Landlord Tax

Tax On Property Income

Our specialised landlord tax services help you maximise your rental property profits while minimising tax liabilities. We ensure compliance with all the latest regulations, and our tax optimisation strategies are tailored to your specific needs to maximise your returns.

At Peer Accountants, we are dedicated to empowering landlords with comprehensive tax solutions tailored to the unique challenges of property investment in the UK. Our expert team excels in navigating the intricate tax landscape landlords face, ensuring your property portfolio is managed with optimal tax efficiency.

Our specialised landlord tax service is designed to ensure compliance with the latest UK tax regulations and maximise your investment returns. Understanding that each property investor’s situation is distinct, we offer bespoke advice that aligns with your financial goals and property strategies.

Key aspects of our service include:

  1. Rental Income and Expenses Analysis – We meticulously assess your rental income and expenses to identify opportunities for tax reduction, ensuring you retain more of your hard- earned money.

  2. Capital Gains Tax (CGT) Planning – With the ever-changing Capital Gains Tax laws, we provide strategic planning to minimise your tax liability on the sale of properties, considering reliefs and exemptions that could significantly benefit your financial outcome.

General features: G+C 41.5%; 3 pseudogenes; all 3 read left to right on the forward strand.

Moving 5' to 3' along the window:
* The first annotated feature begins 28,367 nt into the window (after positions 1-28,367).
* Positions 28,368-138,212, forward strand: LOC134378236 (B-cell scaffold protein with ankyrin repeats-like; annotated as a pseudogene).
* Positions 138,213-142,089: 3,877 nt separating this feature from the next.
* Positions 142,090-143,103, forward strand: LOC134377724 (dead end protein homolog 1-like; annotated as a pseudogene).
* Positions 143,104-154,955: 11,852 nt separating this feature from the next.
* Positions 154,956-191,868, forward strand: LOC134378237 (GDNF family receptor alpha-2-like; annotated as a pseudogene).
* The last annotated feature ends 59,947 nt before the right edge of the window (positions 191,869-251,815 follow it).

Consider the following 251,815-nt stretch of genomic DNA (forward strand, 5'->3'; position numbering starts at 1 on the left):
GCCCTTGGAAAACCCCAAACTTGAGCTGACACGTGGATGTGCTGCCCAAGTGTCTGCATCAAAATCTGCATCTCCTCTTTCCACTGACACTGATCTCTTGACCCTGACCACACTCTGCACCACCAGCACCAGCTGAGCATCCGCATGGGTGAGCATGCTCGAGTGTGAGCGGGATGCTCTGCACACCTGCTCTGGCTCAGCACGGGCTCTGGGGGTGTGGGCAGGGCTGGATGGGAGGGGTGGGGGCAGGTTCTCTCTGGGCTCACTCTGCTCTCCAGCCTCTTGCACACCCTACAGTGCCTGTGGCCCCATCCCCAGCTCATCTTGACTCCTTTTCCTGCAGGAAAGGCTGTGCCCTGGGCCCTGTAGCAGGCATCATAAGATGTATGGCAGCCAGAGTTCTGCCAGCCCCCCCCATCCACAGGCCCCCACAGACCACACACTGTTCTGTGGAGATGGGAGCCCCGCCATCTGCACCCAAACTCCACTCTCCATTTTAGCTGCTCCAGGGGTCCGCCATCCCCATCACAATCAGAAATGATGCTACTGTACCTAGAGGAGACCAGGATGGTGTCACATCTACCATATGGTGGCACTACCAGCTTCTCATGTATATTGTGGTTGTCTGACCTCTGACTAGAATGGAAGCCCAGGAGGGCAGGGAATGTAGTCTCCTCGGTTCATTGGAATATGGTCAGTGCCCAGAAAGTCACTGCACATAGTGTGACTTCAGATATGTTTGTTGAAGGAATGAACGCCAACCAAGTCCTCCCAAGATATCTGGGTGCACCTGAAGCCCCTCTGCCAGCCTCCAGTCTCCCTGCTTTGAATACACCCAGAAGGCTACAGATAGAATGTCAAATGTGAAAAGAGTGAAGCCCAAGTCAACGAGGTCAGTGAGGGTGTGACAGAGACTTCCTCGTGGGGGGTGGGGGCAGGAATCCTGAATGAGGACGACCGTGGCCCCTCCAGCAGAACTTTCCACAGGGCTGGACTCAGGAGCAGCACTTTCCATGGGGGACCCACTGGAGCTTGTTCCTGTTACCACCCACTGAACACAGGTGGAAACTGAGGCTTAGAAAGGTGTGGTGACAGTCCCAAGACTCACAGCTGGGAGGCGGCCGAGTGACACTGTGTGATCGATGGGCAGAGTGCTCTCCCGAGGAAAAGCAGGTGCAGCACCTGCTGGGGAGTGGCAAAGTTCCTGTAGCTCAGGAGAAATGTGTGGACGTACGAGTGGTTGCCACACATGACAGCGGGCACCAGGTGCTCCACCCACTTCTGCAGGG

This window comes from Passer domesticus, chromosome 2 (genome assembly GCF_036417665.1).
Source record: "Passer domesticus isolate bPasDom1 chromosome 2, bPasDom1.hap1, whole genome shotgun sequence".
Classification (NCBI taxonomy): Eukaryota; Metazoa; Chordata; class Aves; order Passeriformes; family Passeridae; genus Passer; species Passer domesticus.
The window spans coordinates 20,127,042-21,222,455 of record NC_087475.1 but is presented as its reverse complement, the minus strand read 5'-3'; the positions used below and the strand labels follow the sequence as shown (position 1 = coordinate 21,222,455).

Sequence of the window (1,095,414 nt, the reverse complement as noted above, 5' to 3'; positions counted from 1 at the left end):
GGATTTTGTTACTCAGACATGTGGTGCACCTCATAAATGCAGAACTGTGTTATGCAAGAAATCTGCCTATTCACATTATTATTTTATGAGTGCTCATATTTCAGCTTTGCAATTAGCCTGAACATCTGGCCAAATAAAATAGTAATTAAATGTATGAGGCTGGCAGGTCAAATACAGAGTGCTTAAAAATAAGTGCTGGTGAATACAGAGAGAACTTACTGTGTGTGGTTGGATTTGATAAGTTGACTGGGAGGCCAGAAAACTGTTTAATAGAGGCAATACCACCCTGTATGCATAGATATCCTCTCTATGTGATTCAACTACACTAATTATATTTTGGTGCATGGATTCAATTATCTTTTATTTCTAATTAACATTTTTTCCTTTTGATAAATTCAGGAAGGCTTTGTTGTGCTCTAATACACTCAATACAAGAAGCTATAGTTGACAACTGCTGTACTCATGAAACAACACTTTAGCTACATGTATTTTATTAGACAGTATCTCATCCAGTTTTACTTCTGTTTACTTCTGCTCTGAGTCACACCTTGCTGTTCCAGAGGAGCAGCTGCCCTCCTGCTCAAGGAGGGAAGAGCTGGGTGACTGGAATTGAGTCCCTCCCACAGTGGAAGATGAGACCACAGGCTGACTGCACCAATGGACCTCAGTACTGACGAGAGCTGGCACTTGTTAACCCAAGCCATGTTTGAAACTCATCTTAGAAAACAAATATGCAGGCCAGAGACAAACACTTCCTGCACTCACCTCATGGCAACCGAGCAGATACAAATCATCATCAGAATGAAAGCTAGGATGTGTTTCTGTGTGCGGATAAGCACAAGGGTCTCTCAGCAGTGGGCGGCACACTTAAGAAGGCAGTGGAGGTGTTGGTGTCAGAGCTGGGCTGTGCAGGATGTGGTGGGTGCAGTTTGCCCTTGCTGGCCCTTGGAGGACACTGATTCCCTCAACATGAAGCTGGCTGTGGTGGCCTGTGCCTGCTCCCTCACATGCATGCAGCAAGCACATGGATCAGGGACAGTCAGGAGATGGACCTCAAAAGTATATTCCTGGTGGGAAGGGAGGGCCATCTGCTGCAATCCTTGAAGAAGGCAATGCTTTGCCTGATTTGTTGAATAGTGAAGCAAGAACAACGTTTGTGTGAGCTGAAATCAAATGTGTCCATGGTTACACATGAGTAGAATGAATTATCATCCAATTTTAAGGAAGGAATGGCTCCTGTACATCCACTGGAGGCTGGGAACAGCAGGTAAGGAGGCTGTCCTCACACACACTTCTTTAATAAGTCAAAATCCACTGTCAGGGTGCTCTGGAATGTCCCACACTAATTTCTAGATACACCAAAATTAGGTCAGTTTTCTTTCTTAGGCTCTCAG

3. Mortgage Interest Relief Advice – Given the recent changes affecting mortgage interest treatment, our team offers expert guidance to navigate new rules, potentially enhancing your profitability.

  4. Stamp Duty Land Tax (SDLT) Consultation – We advise on SDLT liabilities, helping you understand the possible costs associated with acquiring new properties and how to plan effectively.

  5. Property Portfolio Structuring – Whether you’re expanding your portfolio or just starting, we provide insights on the most tax-efficient structures, including using limited companies for property holding.

  6. Inheritance Tax Planning for Landlords – We ensure that your property investments are structured to minimise inheritance tax exposure, protecting your legacy and ensuring your loved ones benefit as intended.

At Peer Accountants, we believe in a proactive approach to tax planning. We help you achieve a more profitable and tax-efficient property investment journey by staying to date with regulatory changes and leveraging tax-saving opportunities.

Frequently Asked Questions

Do I need to file a tax return if I receive rental income?

If you receive rental income, you must file a tax return. The income you earn from renting out property is subject to Income Tax, and you must report it on a Self-assessment tax return if it exceeds the threshold for property allowance or rent-a-room scheme.

You need to pay tax on income from property if you made a profit in a tax year. In other words, when your rental income is more than your rental expenses. Regardless of whether you made a profit or loss, you still need to declare income from the property in a tax return if it exceeds the threshold for property allowance or rent-a-room scheme.

If you are a UK resident, you generally need to declare income from overseas property to HMRC. The taxable amount is calculated similarly to UK-based property income after deducting allowable expenses. You may also be eligible for the property allowance to reduce your taxable income. Furthermore, if you’ve paid tax on this income in another country, you may qualify for relief on your UK tax bill, potentially reducing the tax you owe in the UK.

If you are running a property business, you will need to pay class 2 National Insurance if your profits are equal to or more than your personal allowance in a year and all of the following apply: